About 13 million kg of marine debris have been collected over 127 weeks by him and thousands of volunteers.
Sadiya Upade finds out more about the man and the mission after his efforts led to the vulnerable Olive Ridleys returning to the city's shoreline after 20 years!
A bunch of tiny creatures brought happy tidings to Mumbai's Versova beach last month.
Some 87 Olive Ridley turtles hatched out of their shells and slowly made their way to the sea, marking a return of the turtles to Mumbai's shoreline after 20 years.
"Two months ago, we were informed about a turtle sighting and were on the lookout for any activity," says Afroz Shah, lawyer and social activist, who has been leading the Versova beach cleanup since 2015.
Olive Ridleys are the smallest and most abundant of all sea turtles, yet are listed as "vulnerable" because their population has been declining rapidly.
As experts partly credited the cleaner environment for their return, Shah called it "the best day of his clean-up journey".
But it's been a long road.
Appalled by the mountains of garbage along Versova beach, Shah and his neighbour Harbansh Mathur started cleaning it themselves, tackling one piece of rubbish at a time.
"We can't keep blaming the government or wait for courts to take action, the balance must tilt towards citizens now. We are the ones who are littering the ocean, we must be held responsible," says Shah, who has been devoting a few hours every weekend to the clean-up.
The result: About 13 million kg of marine debris have been collected over 127 weeks by Shah and thousands of volunteers.
Initially, he says, the idea was simply to clean the beach and spread awareness about marine debris.
As weeks went by and more volunteers joined -- through word of mouth and social media -- they started approaching fishermen's colonies, educating them about waste segregation.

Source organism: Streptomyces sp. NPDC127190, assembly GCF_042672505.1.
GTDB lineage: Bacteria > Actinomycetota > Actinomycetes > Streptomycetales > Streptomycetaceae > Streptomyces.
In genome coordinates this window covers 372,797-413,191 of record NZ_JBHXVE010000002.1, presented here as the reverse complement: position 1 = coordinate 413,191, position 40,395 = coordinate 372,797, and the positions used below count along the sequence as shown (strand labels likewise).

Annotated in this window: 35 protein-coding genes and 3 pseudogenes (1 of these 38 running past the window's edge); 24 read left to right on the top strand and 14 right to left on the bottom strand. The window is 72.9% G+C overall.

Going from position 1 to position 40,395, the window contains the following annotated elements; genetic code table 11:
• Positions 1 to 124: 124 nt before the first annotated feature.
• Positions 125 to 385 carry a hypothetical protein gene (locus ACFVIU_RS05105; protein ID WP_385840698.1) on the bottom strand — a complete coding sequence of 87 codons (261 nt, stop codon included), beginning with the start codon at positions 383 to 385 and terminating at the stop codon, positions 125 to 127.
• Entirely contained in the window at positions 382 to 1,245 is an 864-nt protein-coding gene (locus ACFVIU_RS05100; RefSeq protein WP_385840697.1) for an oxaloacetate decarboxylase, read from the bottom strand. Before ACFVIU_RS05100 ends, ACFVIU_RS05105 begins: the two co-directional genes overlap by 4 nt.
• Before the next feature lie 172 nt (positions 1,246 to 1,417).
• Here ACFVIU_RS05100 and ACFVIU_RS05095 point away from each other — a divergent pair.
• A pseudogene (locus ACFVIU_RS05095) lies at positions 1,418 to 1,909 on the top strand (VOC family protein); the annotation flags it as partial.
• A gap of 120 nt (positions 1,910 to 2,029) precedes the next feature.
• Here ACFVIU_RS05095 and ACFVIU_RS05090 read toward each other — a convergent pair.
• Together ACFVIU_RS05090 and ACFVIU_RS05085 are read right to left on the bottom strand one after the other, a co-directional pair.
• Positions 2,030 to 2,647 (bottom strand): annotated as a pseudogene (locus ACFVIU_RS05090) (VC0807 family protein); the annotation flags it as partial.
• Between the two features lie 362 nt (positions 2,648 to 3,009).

"After Sagar Kutir wadi, we are working at Siddharth Nagar near the creek, teaching people how to separate plastic and not throw it into the ocean. There are nine creeks from Versova to Malad and we hope to sensitise people living in these areas over time," says Shah, who was named one of the "Champions of Earth" by the UN Environment Programme in 2016.
To tackle open defecation, the group then started cleaning public toilets along the beach, against the backdrop of municipal corporation lethargy.
Recently, they also began working with the mangrove cell.
A large part of their awareness campaign is directed at school and college students.
"About 40,000 kids are working with us on a roster basis. We take them to slums and fishermen's colonies for interaction. To have a 10-year-old asking an old man how they can work together to make a difference is simply fantastic," says Shah.
He's not entirely convinced by the recent ban on plastics, though.
"It's the failure in promoting recycling that has resulted in the ban," he says. "Yes, single-use plastics such as bags, straws, styrofoam plates need to be done away with. But what's more important is to get people to recycle so plastic doesn't find its way to the ocean."
A World Economic Forum report in 2016 predicted that, by 2050, oceans could contain more plastic than fish.
"Marine debris is a problem for all coastal cities, which can only be handled through awareness and collaboration. You can't say I have paid my taxes and rely on the government to do the job. You need to clean up the surroundings near you. Not a walkathon or thinkathon, but something routine that becomes part of our lives."
Shah's routine actions have certainly borne fruit.
"A species coming back indicates that the ecosystem is regenerating. It's a good sign."